Anou's Website is Changing! Is something not working as expected? Email us at [email protected]
You have no items in your cart.
Add items to your cart to learn how to save money on shipping.
Handmade by the Following Members of Cooperative Tawnza
Aicha was born in 1966 in the valley of Ait Binamar in the village of Enjil. She is married and moved with her husband to Ait Hamza, and is the mother of five children. Aicha never had the opportunity to attend school, and learned how to weave from her mother since the time that she was a little girl. All of the women of her village were expected to weave and learn household duties rather than attend school. Aicha is one of the founders of the Tawnza Cooperative, and hopes that it continues to grow and develop. She is looking forward to when the women will be able to collaborate on new and unique design while the larger artisan market learns about the traditional designs of this province through the cooperative's work. She looks forward to being able to earn a fair, sustainable autonomous income.
Afkir born in 1950 in the village of Ait Ihya, where she has lived her whole life. Earlier in her life she was married and had one daughter, who has now completed her education and is training to become a social worker. Afkir attended school for two years, but at that time, it was not common or accepted for girls to attain an education. Instead, Afkir was expected by her family, especially her father, to learn household duties and animal husbandry skills. As a nine year old girl, she learned the skills of weaving from her mother. She was married twice, the first time when she was 16 to a 60 year old man, who she then divorced. The second time she was married was when she was 32 to a man that she also divorced. At the time of her second divorce, she needed to devote her time to her ill parents while her husband expected her to attend to his family. Afkir has extensive experience in weaving, first with her mother and then with her growing family, and she has earned multiple awards from the Ministry of Handicraft. She hopes that her cooperative continues to grow and develop while the women of the village gain access to larger market spaces. Like she taught many women to weave, she hopes that the women of her cooperative will too teach the next generation of weavers to carry on the tradition of weaving.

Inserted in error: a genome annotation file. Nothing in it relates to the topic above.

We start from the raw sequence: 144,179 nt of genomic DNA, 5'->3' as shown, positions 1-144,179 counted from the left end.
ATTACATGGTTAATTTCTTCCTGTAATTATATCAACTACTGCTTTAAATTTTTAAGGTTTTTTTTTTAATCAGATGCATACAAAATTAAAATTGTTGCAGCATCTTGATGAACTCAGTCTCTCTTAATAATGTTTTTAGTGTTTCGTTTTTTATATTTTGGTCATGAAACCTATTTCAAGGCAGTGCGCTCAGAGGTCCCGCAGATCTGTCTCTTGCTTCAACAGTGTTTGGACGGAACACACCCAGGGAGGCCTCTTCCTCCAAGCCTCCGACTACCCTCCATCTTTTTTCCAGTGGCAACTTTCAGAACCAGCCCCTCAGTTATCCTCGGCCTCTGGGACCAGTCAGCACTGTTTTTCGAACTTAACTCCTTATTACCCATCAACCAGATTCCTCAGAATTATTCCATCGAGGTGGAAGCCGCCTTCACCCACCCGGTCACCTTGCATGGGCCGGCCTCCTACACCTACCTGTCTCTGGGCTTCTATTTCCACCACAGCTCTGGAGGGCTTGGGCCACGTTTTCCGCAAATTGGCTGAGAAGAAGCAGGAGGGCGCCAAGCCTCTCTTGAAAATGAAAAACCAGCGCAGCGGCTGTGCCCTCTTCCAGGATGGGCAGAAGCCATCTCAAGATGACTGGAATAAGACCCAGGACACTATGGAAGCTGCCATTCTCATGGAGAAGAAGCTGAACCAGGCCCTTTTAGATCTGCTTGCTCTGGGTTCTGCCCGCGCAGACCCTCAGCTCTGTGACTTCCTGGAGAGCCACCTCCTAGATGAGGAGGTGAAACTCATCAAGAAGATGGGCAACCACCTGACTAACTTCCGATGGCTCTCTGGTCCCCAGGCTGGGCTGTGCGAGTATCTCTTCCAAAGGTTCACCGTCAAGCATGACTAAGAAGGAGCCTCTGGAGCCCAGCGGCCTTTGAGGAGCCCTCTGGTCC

5ft x 3ft 2in x 1in
1m 53cm x 97cm x 1cm
Wool Thread ,
Product ID: 8493
Questions? Email us
The region is known for its intricately handwoven flat weave hanbel rugs. These rugs comprise of a variety of colors and patterns and can add an authentic Moroccan feel to any space.
Moroccan artisans are paid a meagre 4% of an average sale online or in local markets. But with your help we can change that!
Every product on Anou is priced by artisans themselves and Anou shows exactly where your money goes. When buying handmade Moroccan crafts always ask for pricing breakdowns from sellers.
Reduce the shipping cost to as low as 4% with our beta economy options or grouped shipping discounts built right into your cart. Click the cart in the top right to learn more.